If engagement of PD-1 delivers a negative signal, we postulated that PD-1 blockade might result in enhancement of T cell responses. To test this hypothesis, PD-1 and PD-L expression were induced on CD4+ T cells by activation with anti-CD3/anti-CD28-coated microspheres (Fig. 1,A). At 72 h, microspheres were removed and cells restimulated with PHA in the presence of soluble anti-hu PD-1 Abs (Fig. 3). Up to 4-fold increases in proliferative responses are observed in the presence of soluble anti-hu PD1–17 and PD1–35 Abs (Fig. 3). Similarly, increased IFN-γ levels were also measured in these cultures (data not shown). Increased proliferative responses are dependent on the ability of anti-PD-1 Ab to block receptor/ligand interaction, as addition of a nonneutralizing anti-PD-1 Ab has no effect on proliferation or IFN-γ production (data not shown). Thus, PD-1/PD-L interactions may play a role in regulation of T-T cell interaction and anti-PD-1 Abs can act as antagonists to modulate this interaction.
PD-1-mediated inhibition overrides optimal ICOS but not CD28 costimulation
We have previously reported that optimal CD28 costimulation can override PD-1-mediated inhibition (6). In this study, we examine the effect of optimal ICOS costimulation on TCR/PD-1 signaling. Microspheres were prepared using suboptimal anti-CD3 Ab and optimal PD-L1.Fc, ICOS-L.Fc, and B7-2.Fc concentrations and used to stimulate purified CD4+ T cells. Summarized results obtained with nine donors are shown in Fig. 4,A. Costimulation through ICOS (anti-CD3/ICOS-L.Fc microspheres) or CD28 (anti-CD3/B7.2.Fc microspheres) engagement resulted in enhanced T cell proliferation compared with stimulation by anti-CD3 alone (Fig. 4,A). Interestingly, engagement of PD-1 in the presence of optimal CD28 costimulation (anti-CD3/B7.2.Fc/PD-L1.Fc) has minimal effect on proliferation (Fig. 4 A). In contrast, the ICOS costimulatory effect is negligible in the presence of PD-1 engagement; proliferative responses upon PD-1/ICOS-L activation are similar to those obtained with anti-CD3 alone. Thus, costimulatory signals mediated by ICOS are more susceptible to PD-1-mediated negative regulation than those provided by CD28 costimulation.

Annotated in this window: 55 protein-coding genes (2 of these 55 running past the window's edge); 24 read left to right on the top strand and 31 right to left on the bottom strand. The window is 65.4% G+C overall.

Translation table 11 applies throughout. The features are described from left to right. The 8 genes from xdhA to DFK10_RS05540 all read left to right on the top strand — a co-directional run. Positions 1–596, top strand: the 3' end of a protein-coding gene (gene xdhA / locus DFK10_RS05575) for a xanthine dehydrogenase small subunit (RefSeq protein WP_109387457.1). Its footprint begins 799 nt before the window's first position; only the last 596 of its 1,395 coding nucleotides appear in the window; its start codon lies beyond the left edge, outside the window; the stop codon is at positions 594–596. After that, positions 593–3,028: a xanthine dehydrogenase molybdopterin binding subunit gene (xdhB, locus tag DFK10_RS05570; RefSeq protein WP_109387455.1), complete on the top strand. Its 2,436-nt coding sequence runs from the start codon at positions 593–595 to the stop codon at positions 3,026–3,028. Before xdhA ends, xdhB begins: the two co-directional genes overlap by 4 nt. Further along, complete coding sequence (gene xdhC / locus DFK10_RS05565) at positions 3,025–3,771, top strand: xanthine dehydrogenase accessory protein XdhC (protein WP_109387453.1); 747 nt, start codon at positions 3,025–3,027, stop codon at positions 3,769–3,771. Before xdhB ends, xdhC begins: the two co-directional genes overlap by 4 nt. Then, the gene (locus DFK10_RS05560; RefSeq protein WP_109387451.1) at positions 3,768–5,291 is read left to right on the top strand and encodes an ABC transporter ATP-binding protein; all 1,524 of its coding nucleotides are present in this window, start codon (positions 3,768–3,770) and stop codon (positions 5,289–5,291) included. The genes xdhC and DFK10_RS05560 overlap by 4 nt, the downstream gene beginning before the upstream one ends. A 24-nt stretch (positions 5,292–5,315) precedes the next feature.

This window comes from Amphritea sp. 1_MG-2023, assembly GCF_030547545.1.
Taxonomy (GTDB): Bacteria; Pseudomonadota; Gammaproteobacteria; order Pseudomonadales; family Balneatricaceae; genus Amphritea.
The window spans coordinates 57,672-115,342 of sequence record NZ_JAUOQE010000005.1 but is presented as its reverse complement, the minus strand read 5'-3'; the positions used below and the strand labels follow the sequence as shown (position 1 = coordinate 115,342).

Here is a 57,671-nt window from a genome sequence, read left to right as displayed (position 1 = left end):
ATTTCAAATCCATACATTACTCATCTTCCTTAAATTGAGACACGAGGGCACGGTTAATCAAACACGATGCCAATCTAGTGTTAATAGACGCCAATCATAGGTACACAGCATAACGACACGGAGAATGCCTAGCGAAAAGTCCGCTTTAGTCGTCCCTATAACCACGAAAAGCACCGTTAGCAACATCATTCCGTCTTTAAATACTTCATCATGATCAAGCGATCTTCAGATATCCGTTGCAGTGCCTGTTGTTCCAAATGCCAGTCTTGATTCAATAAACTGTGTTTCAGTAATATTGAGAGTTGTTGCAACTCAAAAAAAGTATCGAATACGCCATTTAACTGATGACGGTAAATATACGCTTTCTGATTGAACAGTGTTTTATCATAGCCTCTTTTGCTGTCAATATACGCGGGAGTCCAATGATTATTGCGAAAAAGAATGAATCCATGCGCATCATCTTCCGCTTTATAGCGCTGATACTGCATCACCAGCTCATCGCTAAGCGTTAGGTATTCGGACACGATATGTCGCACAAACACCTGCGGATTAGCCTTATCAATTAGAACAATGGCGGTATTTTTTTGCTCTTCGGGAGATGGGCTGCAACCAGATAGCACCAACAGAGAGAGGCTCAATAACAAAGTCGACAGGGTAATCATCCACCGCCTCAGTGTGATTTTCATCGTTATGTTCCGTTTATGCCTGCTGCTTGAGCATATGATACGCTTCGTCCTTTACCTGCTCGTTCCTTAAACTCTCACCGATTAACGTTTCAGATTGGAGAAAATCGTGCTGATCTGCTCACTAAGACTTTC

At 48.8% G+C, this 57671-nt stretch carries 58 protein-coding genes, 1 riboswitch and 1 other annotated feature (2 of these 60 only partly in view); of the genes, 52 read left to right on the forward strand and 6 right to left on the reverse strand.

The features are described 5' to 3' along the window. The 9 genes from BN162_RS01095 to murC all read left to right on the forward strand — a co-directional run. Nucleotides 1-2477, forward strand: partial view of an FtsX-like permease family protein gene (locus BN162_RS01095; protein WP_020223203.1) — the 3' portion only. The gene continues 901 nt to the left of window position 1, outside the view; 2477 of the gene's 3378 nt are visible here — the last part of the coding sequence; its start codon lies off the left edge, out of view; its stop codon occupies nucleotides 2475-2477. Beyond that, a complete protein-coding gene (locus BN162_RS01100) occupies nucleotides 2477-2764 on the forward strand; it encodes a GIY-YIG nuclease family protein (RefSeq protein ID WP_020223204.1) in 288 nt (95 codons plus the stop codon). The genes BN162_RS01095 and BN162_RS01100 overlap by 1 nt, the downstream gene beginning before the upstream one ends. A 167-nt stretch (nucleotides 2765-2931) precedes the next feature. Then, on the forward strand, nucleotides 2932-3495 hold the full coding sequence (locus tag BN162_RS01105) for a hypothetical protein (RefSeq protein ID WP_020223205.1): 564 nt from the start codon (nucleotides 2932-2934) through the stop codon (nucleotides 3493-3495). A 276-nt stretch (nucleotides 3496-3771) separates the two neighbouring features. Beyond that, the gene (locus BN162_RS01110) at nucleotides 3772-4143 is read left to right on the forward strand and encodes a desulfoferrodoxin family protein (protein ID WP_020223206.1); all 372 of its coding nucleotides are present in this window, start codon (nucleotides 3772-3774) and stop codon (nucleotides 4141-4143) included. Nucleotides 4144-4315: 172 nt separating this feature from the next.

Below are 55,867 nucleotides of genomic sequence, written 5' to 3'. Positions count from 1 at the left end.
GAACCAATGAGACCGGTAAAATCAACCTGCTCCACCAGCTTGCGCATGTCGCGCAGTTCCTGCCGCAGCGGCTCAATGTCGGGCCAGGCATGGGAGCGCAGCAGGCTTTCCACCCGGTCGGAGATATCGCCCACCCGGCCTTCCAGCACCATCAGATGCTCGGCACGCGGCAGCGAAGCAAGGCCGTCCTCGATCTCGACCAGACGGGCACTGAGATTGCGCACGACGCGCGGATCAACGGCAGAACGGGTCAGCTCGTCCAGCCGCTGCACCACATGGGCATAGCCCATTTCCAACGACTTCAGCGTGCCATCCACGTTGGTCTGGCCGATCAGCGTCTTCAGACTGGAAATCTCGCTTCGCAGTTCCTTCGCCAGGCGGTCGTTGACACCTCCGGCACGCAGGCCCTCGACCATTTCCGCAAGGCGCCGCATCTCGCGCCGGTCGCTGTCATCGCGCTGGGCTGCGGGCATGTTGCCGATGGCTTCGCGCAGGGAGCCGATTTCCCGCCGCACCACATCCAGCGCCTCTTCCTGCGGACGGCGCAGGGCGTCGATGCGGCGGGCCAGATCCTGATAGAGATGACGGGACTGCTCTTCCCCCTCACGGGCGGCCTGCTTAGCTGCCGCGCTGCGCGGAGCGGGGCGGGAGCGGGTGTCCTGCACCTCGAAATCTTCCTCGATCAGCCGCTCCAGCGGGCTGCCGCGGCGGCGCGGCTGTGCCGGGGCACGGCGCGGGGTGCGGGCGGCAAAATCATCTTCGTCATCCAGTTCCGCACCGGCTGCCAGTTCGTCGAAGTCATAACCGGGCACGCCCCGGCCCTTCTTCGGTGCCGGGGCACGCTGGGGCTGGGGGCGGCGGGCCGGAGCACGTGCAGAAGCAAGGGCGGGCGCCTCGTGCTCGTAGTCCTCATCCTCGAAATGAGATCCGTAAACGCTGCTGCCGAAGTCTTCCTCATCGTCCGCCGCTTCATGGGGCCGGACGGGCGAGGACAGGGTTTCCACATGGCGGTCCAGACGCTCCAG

ICOS costimulation has been reported to induce low to marginal levels of IL-2 production (20), and exogenous IL-2 rescues PD-1 inhibition (14). Therefore, we reasoned that IL-2 levels induced upon ICOS engagement may be insufficient to override PD-1 inhibition. A summary of IL-2 production levels obtained with five donors under the various stimulatory conditions is shown in Fig. 4,B. At 48 and 72 h after activation, IL-2 protein could only be measured in cultures activated in the presence of CD28 costimulation (Fig. 4,B, and data not shown). Under conditions of PD-1 engagement, T cell proliferative responses are rescued by CD28 costimulation despite a dramatic reduction in IL-2 levels (Fig. 4, A and B); IL-2 levels equal or above 700 pg/ml are sufficient to account for full restoration of proliferation (Fig. 4, A and B). No IL-2 protein is detected in ICOS-stimulated cultures (Fig. 4,B). However, IL-2 transcripts are detected in ICOS-stimulated cultures suggesting that IL-2 produced under these conditions is below assay detection limits (Fig. 4 B, inset). Altogether, these findings are consistent with the notion that ICOS costimulation results in IL-2 levels that are sufficient to drive proliferation upon TCR activation but are insufficient to overcome PD-1-mediated inhibition.
Does IL-2 produced during ICOS activation account for the partial rescue of PD-1 inhibition? To address this question, the effect of neutralizing anti-IL-2 Ab on ICOS/PD-1 activation was examined. Anti-hu IL-2 Ab was added at the initiation of cultures at concentrations sufficient to neutralize 20 ng/ml of exogenous IL-2 (data not shown). Anti-IL-2 abrogates the ability of ICOS costimulation to modulate PD-1 inhibition (Fig. 4 C). Thus, PD-1 engagement can prevent ICOS but not CD28 costimulation. The inability of ICOS costimulation to override PD-1 inhibition is directly related to the low IL-2 levels it induces upon its engagement.
Modulation of the PD-1/PD-L pathway by IL-2 and other members of the γ common receptor cytokine family